We have been back in Yorkshire for two weeks now. We put the boat to bed in Dartmouth for the winter but we are already planning next year’s voyage. Jules is looking into which European countries are offering visas to extend the 90 day rule. We are back on her this weekend, as we overlooked booking out October half term, and have guests in our house! It is a bit of a pain, but we have laughed about it, and are looking forward to using the boat as a caravan and exploring the English Riviera by car.
The best thing about being back is socialising (in a Covid safe way) with friends and seeing so much kindness in people. Chronic Lymphocytic Leukaemia doesn’t respond well to the vaccine but I am one of the lucky ones as I have some antibodies. I only have about 27% of the level of an average person, so have to be extremely careful, but when friends take lateral flow tests before meeting up, it gives me more confidence.
We rented a car to get back from the boat and made the seven hour journey back home. My friend Jo was spending her last night in a holiday home in our village and at 9pm Jules unpacked the car whilst I rushed round to see her. After 20 months of not seeing my Midlands friends, it was wonderful, and we celebrated with a Jo sized G&T. We have had tea in the garden with our friends Sue and David who were in Whitby in their campervan, caught up with Phil and had a great walk and lunch with Jill and Ian, who were staying in Swaledale. They did a great platter of local Yorkshire cheeses and hearty soup which was much needed after a sunny but cold walk. Sadly another friend Tre was in Harrogate but logistics meant we missed her.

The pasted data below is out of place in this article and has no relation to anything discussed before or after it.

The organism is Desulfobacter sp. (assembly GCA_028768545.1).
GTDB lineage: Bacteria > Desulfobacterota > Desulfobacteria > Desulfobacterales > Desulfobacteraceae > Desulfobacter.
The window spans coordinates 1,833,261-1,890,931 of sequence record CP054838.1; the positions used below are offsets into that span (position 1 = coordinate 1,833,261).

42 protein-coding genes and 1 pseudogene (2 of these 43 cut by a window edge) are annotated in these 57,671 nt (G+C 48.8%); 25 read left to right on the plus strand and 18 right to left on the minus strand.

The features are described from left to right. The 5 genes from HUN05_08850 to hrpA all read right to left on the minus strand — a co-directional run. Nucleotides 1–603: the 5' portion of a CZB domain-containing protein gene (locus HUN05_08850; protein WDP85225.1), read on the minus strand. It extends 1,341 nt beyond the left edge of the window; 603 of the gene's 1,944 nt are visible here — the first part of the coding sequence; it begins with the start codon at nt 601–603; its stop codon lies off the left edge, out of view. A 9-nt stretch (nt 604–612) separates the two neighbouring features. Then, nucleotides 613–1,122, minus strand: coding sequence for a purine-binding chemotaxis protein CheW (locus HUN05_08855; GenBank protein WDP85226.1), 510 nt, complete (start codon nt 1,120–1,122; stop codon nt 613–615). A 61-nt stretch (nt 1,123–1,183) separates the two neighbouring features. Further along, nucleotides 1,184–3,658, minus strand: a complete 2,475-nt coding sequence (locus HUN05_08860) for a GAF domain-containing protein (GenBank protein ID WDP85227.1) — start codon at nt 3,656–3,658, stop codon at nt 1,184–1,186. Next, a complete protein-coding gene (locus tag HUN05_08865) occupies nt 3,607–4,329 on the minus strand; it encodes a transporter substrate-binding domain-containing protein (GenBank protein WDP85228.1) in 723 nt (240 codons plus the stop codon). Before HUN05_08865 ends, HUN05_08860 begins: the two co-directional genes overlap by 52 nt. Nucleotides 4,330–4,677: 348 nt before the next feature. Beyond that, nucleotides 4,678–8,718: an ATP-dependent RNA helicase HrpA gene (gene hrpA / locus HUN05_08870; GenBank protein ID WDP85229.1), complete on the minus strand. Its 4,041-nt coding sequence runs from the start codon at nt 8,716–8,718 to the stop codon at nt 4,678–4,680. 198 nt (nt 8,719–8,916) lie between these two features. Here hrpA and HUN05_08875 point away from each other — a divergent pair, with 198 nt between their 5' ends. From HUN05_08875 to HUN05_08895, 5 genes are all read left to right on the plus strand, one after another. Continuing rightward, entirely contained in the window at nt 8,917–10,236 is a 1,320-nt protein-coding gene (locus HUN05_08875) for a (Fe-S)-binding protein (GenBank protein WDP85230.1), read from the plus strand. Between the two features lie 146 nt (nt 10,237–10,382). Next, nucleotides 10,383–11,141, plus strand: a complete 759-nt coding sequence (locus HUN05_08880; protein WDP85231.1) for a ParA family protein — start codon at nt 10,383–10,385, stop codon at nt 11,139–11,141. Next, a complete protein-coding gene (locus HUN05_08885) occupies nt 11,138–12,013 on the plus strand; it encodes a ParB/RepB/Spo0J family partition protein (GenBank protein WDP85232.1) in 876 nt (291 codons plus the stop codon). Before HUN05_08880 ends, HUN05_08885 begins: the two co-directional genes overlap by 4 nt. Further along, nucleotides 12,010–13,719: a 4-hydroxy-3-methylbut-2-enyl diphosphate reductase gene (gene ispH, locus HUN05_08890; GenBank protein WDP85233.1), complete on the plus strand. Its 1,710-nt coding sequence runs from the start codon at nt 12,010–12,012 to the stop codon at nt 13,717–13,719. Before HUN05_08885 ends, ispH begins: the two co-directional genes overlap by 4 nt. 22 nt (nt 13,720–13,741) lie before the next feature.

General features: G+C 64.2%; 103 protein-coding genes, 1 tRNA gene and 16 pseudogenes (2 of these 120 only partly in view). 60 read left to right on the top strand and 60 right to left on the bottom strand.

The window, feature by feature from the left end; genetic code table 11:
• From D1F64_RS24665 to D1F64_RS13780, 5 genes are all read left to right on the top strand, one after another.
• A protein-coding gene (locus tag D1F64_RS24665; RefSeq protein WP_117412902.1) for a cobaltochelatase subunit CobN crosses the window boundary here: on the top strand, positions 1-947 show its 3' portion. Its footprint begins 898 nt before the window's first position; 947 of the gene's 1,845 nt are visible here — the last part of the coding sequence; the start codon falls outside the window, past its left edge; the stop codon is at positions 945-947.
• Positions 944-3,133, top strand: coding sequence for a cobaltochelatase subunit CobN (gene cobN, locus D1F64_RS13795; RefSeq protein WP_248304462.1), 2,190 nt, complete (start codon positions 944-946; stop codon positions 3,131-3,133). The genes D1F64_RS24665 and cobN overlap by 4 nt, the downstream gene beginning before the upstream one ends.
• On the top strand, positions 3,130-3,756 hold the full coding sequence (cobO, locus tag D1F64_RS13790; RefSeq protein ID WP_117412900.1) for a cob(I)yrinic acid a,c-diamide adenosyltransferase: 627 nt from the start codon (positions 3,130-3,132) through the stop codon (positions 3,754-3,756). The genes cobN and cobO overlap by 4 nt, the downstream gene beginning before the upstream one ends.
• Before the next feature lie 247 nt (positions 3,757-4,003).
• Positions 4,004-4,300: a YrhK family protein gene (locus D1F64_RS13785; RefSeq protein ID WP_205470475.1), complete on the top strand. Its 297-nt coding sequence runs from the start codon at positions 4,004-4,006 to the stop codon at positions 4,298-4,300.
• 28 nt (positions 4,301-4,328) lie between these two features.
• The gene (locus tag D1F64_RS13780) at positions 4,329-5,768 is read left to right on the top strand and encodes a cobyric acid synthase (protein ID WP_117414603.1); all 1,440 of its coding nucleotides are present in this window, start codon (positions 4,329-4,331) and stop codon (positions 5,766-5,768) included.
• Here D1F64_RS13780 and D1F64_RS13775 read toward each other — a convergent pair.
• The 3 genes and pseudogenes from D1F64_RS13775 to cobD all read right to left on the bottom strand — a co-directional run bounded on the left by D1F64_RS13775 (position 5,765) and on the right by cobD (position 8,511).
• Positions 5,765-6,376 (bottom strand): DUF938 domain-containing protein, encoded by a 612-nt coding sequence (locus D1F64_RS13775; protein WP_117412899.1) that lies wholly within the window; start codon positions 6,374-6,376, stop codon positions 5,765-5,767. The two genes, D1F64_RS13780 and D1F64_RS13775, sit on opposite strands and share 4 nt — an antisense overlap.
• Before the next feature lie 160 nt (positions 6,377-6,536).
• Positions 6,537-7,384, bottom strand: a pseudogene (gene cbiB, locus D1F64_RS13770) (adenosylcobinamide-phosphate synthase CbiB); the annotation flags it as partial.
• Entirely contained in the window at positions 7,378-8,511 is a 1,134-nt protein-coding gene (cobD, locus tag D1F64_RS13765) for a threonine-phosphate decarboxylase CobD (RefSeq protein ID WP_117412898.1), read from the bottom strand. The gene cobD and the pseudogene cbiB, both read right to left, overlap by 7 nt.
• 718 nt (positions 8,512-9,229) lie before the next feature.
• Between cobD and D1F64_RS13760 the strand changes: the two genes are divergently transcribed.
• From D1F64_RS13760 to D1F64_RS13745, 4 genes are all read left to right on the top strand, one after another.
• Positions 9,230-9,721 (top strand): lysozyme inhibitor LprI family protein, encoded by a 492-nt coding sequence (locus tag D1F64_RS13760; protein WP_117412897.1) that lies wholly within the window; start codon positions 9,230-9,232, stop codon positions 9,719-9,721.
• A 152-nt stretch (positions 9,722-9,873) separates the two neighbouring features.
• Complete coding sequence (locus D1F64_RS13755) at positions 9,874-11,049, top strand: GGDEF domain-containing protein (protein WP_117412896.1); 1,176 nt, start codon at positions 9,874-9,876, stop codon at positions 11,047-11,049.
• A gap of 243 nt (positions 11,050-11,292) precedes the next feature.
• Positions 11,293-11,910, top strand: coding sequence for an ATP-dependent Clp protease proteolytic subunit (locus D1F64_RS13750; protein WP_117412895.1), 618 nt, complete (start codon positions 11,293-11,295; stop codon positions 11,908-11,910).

The neighbours have given us their usual friendly welcome, with plenty of cups of tea and the odd glass of wine. Stan and Carol had done an amazing job looking after the house, Mick had made our garden look like paradise and the dogs were very keen to walk with their best friend Jazzy, whilst Kate filled us in with the street gossip. The dogs have had morning walks with their Uncle Paul and have enjoyed sausages from the local cafe. We met up with our old gardener Dave and his wife Paula. Dave would do anything for anyone. I first met him when I was staying with my sister four years ago, awaiting treatment. He was her new gardener at the time and thought I was her. I explained who I was, and why I was staying with her, and within minutes he had arranged for me to stay in his Shepherd’s hut for a relaxing weekend and wouldn’t take a penny. This time within seconds of hearing we had been stupid enough to have a half term booking, he was trying to persuade us to use his B&B for the week without charge. We are truly blessed with such amazing friends and neighbours.